Carrying out the invention comprises the steps of: interposing a fire grate 26, having a plate 28, between the burner 14 and the cooking grate 12, wherein grease from food will drip upon the fire grate 26; heating the plate 28 with the burner 14, thereby vaporizing the grease from the plate 28; forming a plurality of alternating valleys 36 and ridges 38 in the plate 28; radiating heat sideways as well as upward from the valleys 36 and ridges 38, thereby cooking the food thoroughly; viewing the flame through a viewing hole 40 in the plate 28 to confirm ignition; cooking the food by radiant heat only; limiting convection flow through the viewing hole 40 in the plate 28 to a flow insufficient to cook the food, whereby the food will be cooked by radiant heat only; and limiting the viewing hole 40 to a predetermined size small enough to limit convection flow through the plate 28.
Further steps comprise: convecting hot combustion gases upward through a vent space 44 between the plate periphery 34 and the housing wall inside surface 20; vaporizing the grease off the housing wall inside surface 20 with the hot combustion gases; and establishing and maintaining the vent space 44 by interposing a plurality of spacers 46 and 48 between the plate periphery 34 and the housing wall inside surface 20.
Yet further steps are: forming the plate periphery 34 upward into a flange 42; and directing the hot combustion gases along the housing wall inside surface 20 by the flange 42, thereby vaporizing the grease from the housing wall inside surface 20.
Still further steps include: dividing the plate 28 into two opposite heating zones by attaching a divider wall 54 to the plate lower surface 32; extending the divider wall 54 from closely adjacent a peripheral first point 56 on the plate 28, across the plate 28 to closely adjacent a generally opposite peripheral second point 58 on the plate 28; using one burner of a dual burner grill to heat one zone only, thereby conserving fuel; and confining the hot combustion gases and radiant energy of the one burner to substantially one zone, by using the divider wall 54 to substantially block heat flow to the opposite zone.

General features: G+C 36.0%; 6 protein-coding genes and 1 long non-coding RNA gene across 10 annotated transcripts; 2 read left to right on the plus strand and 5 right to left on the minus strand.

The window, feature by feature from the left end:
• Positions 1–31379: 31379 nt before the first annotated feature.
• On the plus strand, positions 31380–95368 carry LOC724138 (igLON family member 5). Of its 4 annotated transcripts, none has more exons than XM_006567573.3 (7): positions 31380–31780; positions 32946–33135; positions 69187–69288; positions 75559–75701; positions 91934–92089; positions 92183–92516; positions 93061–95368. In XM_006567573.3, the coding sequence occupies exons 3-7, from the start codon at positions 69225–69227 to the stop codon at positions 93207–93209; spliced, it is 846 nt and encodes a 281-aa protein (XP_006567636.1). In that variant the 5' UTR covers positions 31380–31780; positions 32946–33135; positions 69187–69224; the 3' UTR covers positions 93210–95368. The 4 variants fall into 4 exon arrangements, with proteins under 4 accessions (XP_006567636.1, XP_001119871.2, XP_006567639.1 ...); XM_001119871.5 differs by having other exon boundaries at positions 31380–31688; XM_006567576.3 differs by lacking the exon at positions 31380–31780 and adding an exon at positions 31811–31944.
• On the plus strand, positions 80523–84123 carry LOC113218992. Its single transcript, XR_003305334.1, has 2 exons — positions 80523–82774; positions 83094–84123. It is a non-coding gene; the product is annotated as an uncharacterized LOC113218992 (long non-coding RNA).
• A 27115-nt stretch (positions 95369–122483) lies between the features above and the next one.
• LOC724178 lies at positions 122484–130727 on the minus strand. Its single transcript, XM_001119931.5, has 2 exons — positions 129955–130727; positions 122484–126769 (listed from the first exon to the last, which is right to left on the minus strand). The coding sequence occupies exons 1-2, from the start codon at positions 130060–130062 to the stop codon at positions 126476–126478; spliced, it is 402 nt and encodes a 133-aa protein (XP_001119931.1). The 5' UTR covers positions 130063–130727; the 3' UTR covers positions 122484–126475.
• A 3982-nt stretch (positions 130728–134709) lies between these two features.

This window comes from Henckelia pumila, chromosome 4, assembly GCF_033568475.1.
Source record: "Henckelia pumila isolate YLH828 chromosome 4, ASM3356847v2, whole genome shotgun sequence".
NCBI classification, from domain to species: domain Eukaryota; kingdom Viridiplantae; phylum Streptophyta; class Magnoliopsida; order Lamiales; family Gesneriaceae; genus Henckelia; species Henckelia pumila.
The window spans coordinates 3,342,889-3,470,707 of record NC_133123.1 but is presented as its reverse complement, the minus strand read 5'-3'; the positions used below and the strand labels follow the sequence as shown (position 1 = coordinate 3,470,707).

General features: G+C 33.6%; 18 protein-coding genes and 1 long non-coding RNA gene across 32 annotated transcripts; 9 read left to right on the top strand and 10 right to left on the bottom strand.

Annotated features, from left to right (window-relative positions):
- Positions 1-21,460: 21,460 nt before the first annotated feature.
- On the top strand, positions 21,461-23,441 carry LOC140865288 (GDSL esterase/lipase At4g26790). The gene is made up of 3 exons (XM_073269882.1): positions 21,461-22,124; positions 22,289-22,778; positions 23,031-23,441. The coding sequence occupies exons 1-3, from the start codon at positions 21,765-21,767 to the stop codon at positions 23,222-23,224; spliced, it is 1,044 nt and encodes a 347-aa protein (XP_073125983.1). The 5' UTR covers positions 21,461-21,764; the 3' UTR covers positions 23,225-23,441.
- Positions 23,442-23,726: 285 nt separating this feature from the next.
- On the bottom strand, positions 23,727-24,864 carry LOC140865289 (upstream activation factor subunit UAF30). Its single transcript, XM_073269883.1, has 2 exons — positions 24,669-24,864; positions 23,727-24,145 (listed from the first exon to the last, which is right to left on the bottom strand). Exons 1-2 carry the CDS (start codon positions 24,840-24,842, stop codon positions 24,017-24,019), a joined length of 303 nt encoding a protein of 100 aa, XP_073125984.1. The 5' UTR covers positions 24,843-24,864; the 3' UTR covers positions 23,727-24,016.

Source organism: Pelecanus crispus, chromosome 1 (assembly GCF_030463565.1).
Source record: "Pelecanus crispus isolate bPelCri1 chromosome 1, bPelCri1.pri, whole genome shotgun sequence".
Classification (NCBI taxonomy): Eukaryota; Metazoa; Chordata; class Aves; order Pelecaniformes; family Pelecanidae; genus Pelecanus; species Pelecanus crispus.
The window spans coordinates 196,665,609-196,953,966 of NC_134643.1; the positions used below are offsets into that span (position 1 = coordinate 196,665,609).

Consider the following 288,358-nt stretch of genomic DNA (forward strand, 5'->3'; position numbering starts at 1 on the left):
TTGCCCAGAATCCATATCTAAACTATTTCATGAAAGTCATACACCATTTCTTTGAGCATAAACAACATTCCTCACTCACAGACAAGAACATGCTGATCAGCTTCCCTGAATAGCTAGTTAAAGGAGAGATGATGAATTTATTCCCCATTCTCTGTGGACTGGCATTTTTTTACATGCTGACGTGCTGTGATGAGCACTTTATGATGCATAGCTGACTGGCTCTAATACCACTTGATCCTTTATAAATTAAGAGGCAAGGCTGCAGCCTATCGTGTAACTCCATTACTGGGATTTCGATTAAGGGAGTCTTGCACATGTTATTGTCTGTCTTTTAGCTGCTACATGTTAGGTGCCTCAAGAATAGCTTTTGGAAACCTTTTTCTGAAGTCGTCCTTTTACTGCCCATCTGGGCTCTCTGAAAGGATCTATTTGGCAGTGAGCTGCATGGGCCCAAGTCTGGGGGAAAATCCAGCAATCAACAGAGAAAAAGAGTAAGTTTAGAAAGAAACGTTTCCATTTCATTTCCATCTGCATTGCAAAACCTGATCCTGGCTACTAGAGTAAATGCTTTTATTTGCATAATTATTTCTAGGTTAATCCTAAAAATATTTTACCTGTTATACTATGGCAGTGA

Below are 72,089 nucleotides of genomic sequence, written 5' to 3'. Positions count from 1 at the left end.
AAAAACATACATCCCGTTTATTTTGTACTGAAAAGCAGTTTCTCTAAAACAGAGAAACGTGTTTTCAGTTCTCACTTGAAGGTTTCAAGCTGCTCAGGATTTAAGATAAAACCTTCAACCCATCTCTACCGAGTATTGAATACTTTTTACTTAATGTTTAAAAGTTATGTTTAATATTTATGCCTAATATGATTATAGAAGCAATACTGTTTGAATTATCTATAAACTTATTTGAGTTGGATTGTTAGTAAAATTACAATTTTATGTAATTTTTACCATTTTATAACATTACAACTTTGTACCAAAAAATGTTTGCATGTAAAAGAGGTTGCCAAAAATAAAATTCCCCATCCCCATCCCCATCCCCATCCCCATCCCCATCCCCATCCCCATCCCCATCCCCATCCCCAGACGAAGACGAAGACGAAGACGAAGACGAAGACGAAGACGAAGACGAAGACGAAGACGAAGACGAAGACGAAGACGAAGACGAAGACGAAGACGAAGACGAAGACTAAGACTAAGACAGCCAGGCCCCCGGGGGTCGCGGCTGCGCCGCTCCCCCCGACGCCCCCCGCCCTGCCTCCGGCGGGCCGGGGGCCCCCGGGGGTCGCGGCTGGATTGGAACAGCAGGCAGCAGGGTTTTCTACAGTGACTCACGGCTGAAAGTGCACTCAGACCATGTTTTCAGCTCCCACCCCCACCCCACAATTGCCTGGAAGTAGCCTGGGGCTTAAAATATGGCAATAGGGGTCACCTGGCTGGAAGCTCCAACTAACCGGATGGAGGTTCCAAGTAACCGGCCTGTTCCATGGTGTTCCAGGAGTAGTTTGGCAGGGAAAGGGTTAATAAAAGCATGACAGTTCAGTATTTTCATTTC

As seen from the foregoing description, the present invention satisfies the need to provide a barbecue grill having a heat-resistant metal fire grate to vaporize grease for a cleaner barbecue, without burning out the grate; having one-piece construction for simplicity and economy; having a no holes large enough for any significant convection current flow through the grate, so that the food will cook by radiant heat only, excessive cold air flow will not cool the grill, and products of combustion will not form carcinogens on the food; having a small hole for visual confirmation of flame ignition; having a corrugated shape to distribute heat evenly and to radiate heat to the food from several different directions; and having a divider wall for use with one burner to conserve fuel.
Although the invention has been described and illustrated in the preferred embodiments, those skilled in the art will make changes that will be seen to be functional equivalents to the present invention. For example, the preferred embodiment is rectangular in plan view. It will be appreciated that the grate could be made square, round, oval, or another shape and still fall within the scope of the claims. Furthermore, the preferred embodiment has a round viewing hole. It will be appreciated that the viewing hole may be a rectangular or oval slot, or any shape and still fall within the scope of the claims. It is therefore to be understood that the above detailed description of embodiments of the invention is provided by way of example only. Various details of design and construction may be modified without departing from the true spirit and scope of the invention as set forth in the appended claims.
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|U.S. Classification||126/41.00R, 99/341, 99/445, 126/39.00K|
|Oct 14, 2004||REMI||Maintenance fee reminder mailed|
|Mar 28, 2005||LAPS||Lapse for failure to pay maintenance fees|
|May 24, 2005||FP||Expired due to failure to pay maintenance fee|
Effective date: 20050327